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Single-ended 6L6 amps

6/7/1999 8:22 AM
Steve Jones
Single-ended 6L6 amps
There are lots of SE amps that use a single 6V6 such as the Champ, Princeton, Harvard, Supros, etc. I have only seen one (Champ 12 I think) that uses a single 6L6. Is there a reason for this? I am considering a single 6L6 amp as a project (because of a power trannie I have that is too high a voltage for a 6V6) and am wondering if there are tonal, performance, or other reasons that make a 6L6 a bad choice for this.  
If someonce can point me in the direction of some schems for SE 6L6 guitar amps that would be appreciated!  
6/7/1999 1:05 PM
John Martin

I have a fifties Epiphone, and a Premier "Twin Eight" that use a SE 6L6 output. Have also seen a few phono amps with SE 6L6. They can draw a lot more current than the 6V6 and can possibly overload those tiny 6V6 type SE output transformers. Both of the amps mentioned above have 10K screen resistors if that gives you any indication.  
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6/7/1999 1:13 PM
Steve Jones

Thanks John!  
Do you like the sound of these two amps?  
How would you compare the sound to a Champ?  
6/7/1999 1:07 PM
Steve M.

Check out this link:  
These are all hifi amps, but there are a few SE schematics (including an SE 6L6) that might give you some ideas.  
You also might check out this link:  
This amp uses the 7591A tube in SE configuration and is a guitar amp. It has similar ratings to a 6L6GB in that they both have 19 watts max plate dissipation.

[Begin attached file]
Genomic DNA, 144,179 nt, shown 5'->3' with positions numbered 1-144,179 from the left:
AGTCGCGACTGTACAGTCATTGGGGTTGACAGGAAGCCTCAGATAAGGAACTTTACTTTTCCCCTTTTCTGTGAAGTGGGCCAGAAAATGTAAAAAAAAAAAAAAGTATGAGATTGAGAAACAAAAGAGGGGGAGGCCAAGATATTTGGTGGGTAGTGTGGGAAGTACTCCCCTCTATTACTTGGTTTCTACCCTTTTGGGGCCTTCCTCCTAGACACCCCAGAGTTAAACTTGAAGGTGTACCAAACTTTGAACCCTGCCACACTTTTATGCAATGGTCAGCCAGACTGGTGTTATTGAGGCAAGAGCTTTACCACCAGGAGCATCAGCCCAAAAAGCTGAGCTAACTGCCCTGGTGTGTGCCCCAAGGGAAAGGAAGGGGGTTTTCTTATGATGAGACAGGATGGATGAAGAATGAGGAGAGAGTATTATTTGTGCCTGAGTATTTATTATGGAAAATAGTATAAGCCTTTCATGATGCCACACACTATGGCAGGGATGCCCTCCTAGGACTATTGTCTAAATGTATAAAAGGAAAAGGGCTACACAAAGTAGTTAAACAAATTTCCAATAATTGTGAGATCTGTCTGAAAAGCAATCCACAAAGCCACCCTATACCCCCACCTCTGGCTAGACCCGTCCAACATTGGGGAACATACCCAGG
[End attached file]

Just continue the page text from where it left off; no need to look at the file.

BTW, Glass Audio published an article several years back called "The Remaking of a Champ." The author basically gutted a BF Champ, installed a Champ 12 OT so that he could use a 6L6 instead of a 6V6. He also added a high gain preamp, and regulated the voltage on the tubes' heaters.  
Hope this helps,  
Steve M.
6/8/1999 6:16 AM

Hi, Steve. I just recently completed a tweaked tweed 5F2-A Princeton that was built for one 6L6 SE. The amp has three pots; volume, tone, and power amp feedback per the suggestion of Bruce at Mission Amps (recent posts here). These pots give the amp a wide range of tones. The amp has a triodepentode switch also. I used the 6L6 because the OT was from a 6L6 SE PA amp and the PT would supply the current. With a 5Y3 rectifier, I got a B+ of around 300V, and with the 6L6 running at 60mA, I had around 5W out at 8ohms. In retrospect I should have used a higher voltage transformer, maybe for around 400V.  
I have a wirewound pot in parallel with a 470 ohm resistor as the cathode resistor for the 6L6. The thought here was I could use a 6L6, 6V6, EL34, etc. and check the tonal differences. I have only tried a Sovtek 6L6, Sovtek 5881, and Mullard EL34 so far. Frankly, the EL34 sounded so good that I haven't tried anything else yet as I am too busy playing the thing. The 6L6 sounded fine however, more full range tone with crunchy highs; the EL34 was smoother and brighter. Since the circuit is so simple, the power tube choice makes a huge difference. I plan to try a 6V6 soon and I will report back with my impressions.  
I can't see any reason why one 6L6 is not a great idea for a SE amp. In fact, it is really easy to design the amp to use many different eight pin octal types, you can possibly use a 6L6, 6V6, EL34, 6CA7, 5881, 6550, etc. The simplicity of the circuit really allows the power tube tone to shine. The only problem I had was using the Sovtek 6L6 in triode mode, I got some arcing (maybe a bad tube). Everything else worked fine.  
Good luck!
6/8/1999 6:34 AM
Steve Jones

Thanks MKB!  
Your post is fascinating. This is just the sort of thing I'm looking for. The flexibility of wiring to use different power tubes is interesting. By any chance do you have the schematic worked up for your amp, and would you be willing to share it? If so, please email to Thanks for your post!  
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